Anthony Clemons has spent the past few weeks putting the finishing touches on Bell Peppers, his forthcoming concept dedicated to low-carb comfort food.
Opening a restaurant– his first restaurant– was already arduous. But the additional challenges of navigating operations in the midst of COVID-19 made the project especially taxing.
“In these last couple of months, I’ve been pretty much scrambling trying to get everything finished because I’ve had a problem with workers and things of that nature due to the pandemic,” said Clemons. “Things just have been that much more difficult.”
But challenges aside, the public is eager to welcome the new eatery with open arms. In fact, when AL.com caught up with Clemons late last week, he was headed to put one of his dishes –a turkey polish sausage topped with Italian-style ground turkey, a mix of sauteéd peppers and onions, and low carb secret sauces– to the test with his local gym members.
“Part of you wants to say, ‘now is not the time.’ But then, when you get out in public, you get (asked) ‘When is it opening?’ So, it’s kind of a back and forth thing. But the people really, really pushed me to keep going,” said Clemons. “I just kept thinking, if I don’t do this, I’m going to let a lot of people down. And it’s bigger than me. So, I kept pushing.”
That anticipation from soon-to-be patrons is one reason Clemons chose to open his restaurant in Hueytown. He lives in nearby Concord and once threw a tailgate party at his gym in the city. The event, he remembers fondly, had a big turn out.
“The people were welcoming. It was just a great experience. I felt like Hueytown was the spot.”
Now, Clemons is in the final sprint of his opening. Bell Peppers, his low-carb and keto take on burgers, pizza, and breakfast food will host its grand opening on July 11.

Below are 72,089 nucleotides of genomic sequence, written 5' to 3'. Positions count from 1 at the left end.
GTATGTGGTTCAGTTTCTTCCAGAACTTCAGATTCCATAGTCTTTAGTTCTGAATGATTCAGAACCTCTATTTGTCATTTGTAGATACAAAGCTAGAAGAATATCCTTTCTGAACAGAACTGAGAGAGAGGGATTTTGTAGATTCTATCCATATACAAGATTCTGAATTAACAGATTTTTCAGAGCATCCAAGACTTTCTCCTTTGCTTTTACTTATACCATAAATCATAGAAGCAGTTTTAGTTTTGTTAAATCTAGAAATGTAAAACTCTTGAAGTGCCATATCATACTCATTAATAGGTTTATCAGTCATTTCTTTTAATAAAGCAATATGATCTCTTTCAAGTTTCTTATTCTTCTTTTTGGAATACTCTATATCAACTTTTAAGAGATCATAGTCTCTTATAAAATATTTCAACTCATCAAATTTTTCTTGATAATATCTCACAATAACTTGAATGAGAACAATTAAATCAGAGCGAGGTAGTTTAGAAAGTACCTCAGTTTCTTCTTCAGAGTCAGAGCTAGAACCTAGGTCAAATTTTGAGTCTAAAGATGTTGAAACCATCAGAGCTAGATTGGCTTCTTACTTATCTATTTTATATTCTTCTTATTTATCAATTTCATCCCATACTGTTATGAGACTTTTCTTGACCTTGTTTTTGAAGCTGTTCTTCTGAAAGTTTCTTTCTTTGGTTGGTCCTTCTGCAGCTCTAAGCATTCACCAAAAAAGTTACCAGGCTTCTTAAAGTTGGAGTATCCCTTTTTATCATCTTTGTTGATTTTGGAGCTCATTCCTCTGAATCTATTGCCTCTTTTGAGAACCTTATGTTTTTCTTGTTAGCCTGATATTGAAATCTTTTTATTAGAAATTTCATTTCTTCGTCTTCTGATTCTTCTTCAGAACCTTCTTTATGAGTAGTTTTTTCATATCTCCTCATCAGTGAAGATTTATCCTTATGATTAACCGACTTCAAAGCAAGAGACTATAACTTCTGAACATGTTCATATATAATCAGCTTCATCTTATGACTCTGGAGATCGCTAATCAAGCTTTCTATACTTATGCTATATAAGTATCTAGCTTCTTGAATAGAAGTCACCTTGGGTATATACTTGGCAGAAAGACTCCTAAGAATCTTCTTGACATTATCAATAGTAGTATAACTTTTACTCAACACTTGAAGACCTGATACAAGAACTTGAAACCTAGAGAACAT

He’s taken recommended safety protocols for his 1,400 square-foot restaurant. Patrons, he says, must wear masks upon entering and keep them on while ordering. There will be six-foot social distancing markers for customers standing in line. Tables will also be placed six feet apart.
“We’re supposed to have eight tables, but I’ll have six,” said Clemons. “Because I wanted to have them spaced out. So, each individual family will have at least a space in between.”
“I did grow up cooking, but not like I’m cooking right now.”
The first-time restaurateur grew up cooking, but back then, he says, his style was different. “I grew up cooking things that were, of course, very, very bad for you. The typical things you may cook in the kitchen like…I mean… typical American food,” said Clemons. “Nothing on this level right here that you may see with Bell Peppers. I did grow up cooking, but not like I’m cooking right now.”
Bell Peppers is the culmination of a lifestyle change, including a time when Clemons experimented with making versions of his favorite foods that had less sugar but were still packed with flavor.
That change started in June 2019 when Clemons was on a cruise and over-indulged in the ship’s high-carb dining options.
“There were a lot of buffet items like pancakes, waffles, burgers and pizza and stuff like that.”
Clemons, who was diagnosed with type-two diabetes in 2014, says consuming that daily diet caused his blood sugar to rise, making him constantly ill.
“I ate myself into the ground,” he said laughing. “I really did.”
But when Clemons returned to Alabama, he immediately started trying to create healthier versions of all the foods that he enjoyed eating on the trip. His first attempts were his favorite foods– biscuits and waffles.
Naturally, Clemons isn’t giving out all of his secrets, but he says the process involved heavy research and a lot of tweaking.
“Of course, we’re not born knowing everything,” he joked. “First you have to see what everybody else is doing.”
He covered a lot of ground, looking up recipes for low-carb waffles online. But he disliked most of the recipes, including one where the amount of eggs was “just overpowering.”
“It really didn’t taste good at all. It tasted like an egg waffle. Like, they just took a whole bunch of eggs and put them in a waffle maker,” said Clemons. ” At that moment, I knew I had to do something on my own.”
So, he put the online recipes to the side and started experimenting with other ways to get tastes that he loved, incorporating variations of almond and oat flours. Eventually, he made a breakthrough.
“And once I made that waffle and it had a great taste to it, I knew right then that I wanted to turn that into something. Because I felt like the world needed this,” he said. “I felt like there were a lot of people like myself who wanted to eat healthier, but still eat fun food. I mean, boiled chicken and asparagus, we all know that’s healthy, but no one wants that.”